No one had ever seen such a brilliant sight.  Tonga-iti was jealous.  He took his baby half and patted it and shaped it into a ball too.  Then he too threw it up into the sky!  But Tonga-iti had waited too long.  The lifeblood and energy of his baby half had drained away, so his ball was silvery white and moved across the sky very, very slowly.

Because the Sun went so fast, and the Moon went so slowly, the nights were long and the days were short. Children didn’t have time to play after school.   Men didn’t have time to finish their fishing.  Women didn’t have time to dry the kapa cloth they were making.  Everyone had to cook in the dark and eat in the dark and tell stories in the dark.

One night when Maui and his brothers were roasting their fish in the dark, Maui said, “I’m tired of having to do everything in the dark.  We should catch the Sun and compel it to travel across the sky more slowly.

What nonsense, Maui-Topknot!  No one can capture the sun!” said one of the brothers.

“Yes, Maui-of-a-Thousand-Names!  You’re full of such tall tales!” agreed another brother.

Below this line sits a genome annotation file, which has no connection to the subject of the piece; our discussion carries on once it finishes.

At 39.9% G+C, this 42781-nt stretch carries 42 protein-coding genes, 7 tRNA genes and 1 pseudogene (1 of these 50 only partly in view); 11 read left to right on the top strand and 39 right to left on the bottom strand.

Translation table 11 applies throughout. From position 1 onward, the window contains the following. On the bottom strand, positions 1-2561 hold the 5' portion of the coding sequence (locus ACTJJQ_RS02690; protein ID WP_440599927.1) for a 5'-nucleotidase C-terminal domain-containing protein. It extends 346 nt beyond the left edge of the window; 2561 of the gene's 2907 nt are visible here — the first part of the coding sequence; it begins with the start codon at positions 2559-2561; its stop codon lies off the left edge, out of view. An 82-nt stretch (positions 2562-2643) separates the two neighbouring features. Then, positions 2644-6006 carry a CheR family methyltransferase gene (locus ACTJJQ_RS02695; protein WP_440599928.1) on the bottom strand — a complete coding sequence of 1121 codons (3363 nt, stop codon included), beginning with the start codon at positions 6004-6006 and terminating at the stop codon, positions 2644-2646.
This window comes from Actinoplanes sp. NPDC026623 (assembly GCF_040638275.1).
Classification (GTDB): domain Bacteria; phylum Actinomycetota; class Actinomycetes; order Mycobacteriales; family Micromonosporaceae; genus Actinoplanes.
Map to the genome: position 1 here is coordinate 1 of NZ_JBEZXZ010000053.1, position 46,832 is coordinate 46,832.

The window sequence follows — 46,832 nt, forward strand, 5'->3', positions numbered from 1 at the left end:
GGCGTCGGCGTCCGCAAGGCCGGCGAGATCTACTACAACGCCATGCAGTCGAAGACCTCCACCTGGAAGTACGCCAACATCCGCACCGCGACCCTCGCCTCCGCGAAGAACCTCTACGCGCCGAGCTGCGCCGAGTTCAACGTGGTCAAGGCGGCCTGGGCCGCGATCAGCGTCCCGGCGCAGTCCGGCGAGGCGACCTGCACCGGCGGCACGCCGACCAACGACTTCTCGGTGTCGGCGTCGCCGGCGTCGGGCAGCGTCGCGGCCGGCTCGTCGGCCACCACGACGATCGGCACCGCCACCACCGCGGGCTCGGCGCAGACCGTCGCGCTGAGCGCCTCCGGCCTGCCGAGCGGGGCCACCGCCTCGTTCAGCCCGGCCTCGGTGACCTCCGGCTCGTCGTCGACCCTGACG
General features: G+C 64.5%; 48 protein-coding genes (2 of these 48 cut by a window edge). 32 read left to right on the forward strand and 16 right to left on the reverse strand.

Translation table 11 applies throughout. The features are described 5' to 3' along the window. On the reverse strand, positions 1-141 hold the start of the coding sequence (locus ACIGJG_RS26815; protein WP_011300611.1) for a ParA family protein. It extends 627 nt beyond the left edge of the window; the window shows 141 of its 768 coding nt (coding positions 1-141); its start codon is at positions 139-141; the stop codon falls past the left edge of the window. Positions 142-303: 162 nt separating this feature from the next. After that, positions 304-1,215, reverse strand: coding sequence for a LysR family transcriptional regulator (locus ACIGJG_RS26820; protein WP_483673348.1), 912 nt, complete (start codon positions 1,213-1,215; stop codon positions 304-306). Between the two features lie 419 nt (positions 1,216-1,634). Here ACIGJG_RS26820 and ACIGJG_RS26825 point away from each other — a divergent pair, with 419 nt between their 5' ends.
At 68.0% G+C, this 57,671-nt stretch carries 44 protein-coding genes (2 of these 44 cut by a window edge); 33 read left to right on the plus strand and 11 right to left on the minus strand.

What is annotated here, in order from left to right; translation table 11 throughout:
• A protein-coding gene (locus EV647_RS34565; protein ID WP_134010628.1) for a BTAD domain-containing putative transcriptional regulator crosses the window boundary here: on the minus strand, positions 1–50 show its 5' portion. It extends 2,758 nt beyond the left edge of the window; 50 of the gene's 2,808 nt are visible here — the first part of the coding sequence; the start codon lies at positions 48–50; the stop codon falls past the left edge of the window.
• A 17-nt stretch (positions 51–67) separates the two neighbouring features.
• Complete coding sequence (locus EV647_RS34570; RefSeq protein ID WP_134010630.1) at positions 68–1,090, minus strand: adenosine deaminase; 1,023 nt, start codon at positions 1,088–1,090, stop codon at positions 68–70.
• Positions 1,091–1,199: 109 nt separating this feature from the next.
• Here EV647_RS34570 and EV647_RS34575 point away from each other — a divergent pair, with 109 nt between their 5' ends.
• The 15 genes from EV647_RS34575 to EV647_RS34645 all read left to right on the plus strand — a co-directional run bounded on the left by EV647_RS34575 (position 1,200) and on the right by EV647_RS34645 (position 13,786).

“That’s right, Maui-Usurper, even if our mother does love you the best, that doesn’t make you some kind of hero,” grumbled another brother.

“Go ahead,” said the last brother, “You might even gain a new name:  Maui-Burnt-to-a Crisp!”

Maui turned into a bird and flew up into a tree.  Then he flew back down and turned back into himself.

“I have brought fire from Mahuika, I have caught the biggest fish in the world and turned it into islands, I have journeyed to the underworld and come back to tell the tale.  With the magic jawbone of my ancestor, and especially with your help, I know we can succeed!  Why should we be slaves to the Sun?”

After a few more weeks of stumbling around in the dark every day, Maui’s brothers began to think it might be worth a try.  But they would need a plan.

“Maui-Full-of-Tricks, do you have a plan for accomplishing this crazy idea of yours?” the brothers asked him.

“Yes! my brothers, we must gather the entire village and make more fishing nets.  And then we must tie all of the nets together into one gigantic net,  Then we must go to Haleakala, the House of the Sun, and set the trap.  But we must do all of the work in the dark, so the Sun does not suspect what we are up to!”